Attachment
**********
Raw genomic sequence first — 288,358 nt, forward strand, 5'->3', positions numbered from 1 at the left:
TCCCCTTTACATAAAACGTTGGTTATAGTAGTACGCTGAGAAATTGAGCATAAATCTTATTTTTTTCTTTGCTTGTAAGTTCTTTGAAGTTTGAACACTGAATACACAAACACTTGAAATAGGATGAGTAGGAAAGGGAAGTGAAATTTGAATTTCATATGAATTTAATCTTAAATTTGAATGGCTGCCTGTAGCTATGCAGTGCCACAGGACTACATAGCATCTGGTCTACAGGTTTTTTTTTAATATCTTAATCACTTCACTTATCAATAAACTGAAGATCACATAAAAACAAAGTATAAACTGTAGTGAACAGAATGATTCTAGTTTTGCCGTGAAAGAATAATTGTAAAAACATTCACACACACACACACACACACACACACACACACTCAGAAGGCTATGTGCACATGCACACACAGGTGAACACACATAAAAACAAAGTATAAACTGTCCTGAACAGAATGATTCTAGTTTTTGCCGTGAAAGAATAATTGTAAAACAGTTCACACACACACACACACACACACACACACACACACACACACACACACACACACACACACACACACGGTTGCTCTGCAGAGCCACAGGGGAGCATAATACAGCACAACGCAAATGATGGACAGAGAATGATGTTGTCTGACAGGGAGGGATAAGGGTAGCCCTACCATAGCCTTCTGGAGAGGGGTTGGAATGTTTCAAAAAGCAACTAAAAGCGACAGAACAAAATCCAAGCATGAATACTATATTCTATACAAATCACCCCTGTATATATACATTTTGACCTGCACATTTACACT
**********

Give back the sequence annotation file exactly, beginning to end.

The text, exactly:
Raw genomic sequence first — 288,358 nt, forward strand, 5'->3', positions numbered from 1 at the left:
TCCCCTTTACATAAAACGTTGGTTATAGTAGTACGCTGAGAAATTGAGCATAAATCTTATTTTTTTCTTTGCTTGTAAGTTCTTTGAAGTTTGAACACTGAATACACAAACACTTGAAATAGGATGAGTAGGAAAGGGAAGTGAAATTTGAATTTCATATGAATTTAATCTTAAATTTGAATGGCTGCCTGTAGCTATGCAGTGCCACAGGACTACATAGCATCTGGTCTACAGGTTTTTTTTTAATATCTTAATCACTTCACTTATCAATAAACTGAAGATCACATAAAAACAAAGTATAAACTGTAGTGAACAGAATGATTCTAGTTTTGCCGTGAAAGAATAATTGTAAAAACATTCACACACACACACACACACACACACACACACACTCAGAAGGCTATGTGCACATGCACACACAGGTGAACACACATAAAAACAAAGTATAAACTGTCCTGAACAGAATGATTCTAGTTTTTGCCGTGAAAGAATAATTGTAAAACAGTTCACACACACACACACACACACACACACACACACACACACACACACACACACACACACACACACACGGTTGCTCTGCAGAGCCACAGGGGAGCATAATACAGCACAACGCAAATGATGGACAGAGAATGATGTTGTCTGACAGGGAGGGATAAGGGTAGCCCTACCATAGCCTTCTGGAGAGGGGTTGGAATGTTTCAAAAAGCAACTAAAAGCGACAGAACAAAATCCAAGCATGAATACTATATTCTATACAAATCACCCCTGTATATATACATTTTGACCTGCACATTTACACT